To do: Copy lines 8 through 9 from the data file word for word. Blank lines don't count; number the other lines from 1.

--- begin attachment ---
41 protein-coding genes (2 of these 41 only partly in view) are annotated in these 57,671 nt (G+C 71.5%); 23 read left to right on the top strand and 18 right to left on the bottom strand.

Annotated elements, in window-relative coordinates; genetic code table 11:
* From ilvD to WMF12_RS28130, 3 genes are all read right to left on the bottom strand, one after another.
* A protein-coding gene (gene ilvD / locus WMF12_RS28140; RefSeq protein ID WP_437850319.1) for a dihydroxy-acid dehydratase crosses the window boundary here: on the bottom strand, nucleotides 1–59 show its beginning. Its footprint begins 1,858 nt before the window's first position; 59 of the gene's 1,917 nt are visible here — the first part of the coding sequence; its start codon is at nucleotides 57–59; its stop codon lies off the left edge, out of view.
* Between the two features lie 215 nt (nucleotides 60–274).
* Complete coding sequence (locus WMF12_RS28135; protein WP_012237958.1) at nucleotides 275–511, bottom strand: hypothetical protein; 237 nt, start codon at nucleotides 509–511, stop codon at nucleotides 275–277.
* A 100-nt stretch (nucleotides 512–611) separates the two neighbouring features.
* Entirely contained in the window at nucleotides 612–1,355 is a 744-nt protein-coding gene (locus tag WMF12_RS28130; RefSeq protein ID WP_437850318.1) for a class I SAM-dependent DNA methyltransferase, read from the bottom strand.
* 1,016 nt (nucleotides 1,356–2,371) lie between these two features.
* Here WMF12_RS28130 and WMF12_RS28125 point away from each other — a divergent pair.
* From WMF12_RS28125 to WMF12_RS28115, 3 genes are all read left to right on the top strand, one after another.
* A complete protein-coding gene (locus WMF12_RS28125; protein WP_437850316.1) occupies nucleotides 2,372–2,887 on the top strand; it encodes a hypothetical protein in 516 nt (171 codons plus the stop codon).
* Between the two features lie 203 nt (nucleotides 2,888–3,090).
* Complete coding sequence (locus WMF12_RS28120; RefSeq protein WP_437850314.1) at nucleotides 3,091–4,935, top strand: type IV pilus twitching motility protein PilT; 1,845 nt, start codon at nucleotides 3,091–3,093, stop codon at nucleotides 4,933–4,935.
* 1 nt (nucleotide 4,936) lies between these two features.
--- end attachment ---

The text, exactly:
* Entirely contained in the window at nucleotides 612–1,355 is a 744-nt protein-coding gene (locus tag WMF12_RS28130; RefSeq protein ID WP_437850318.1) for a class I SAM-dependent DNA methyltransferase, read from the bottom strand.
* 1,016 nt (nucleotides 1,356–2,371) lie between these two features.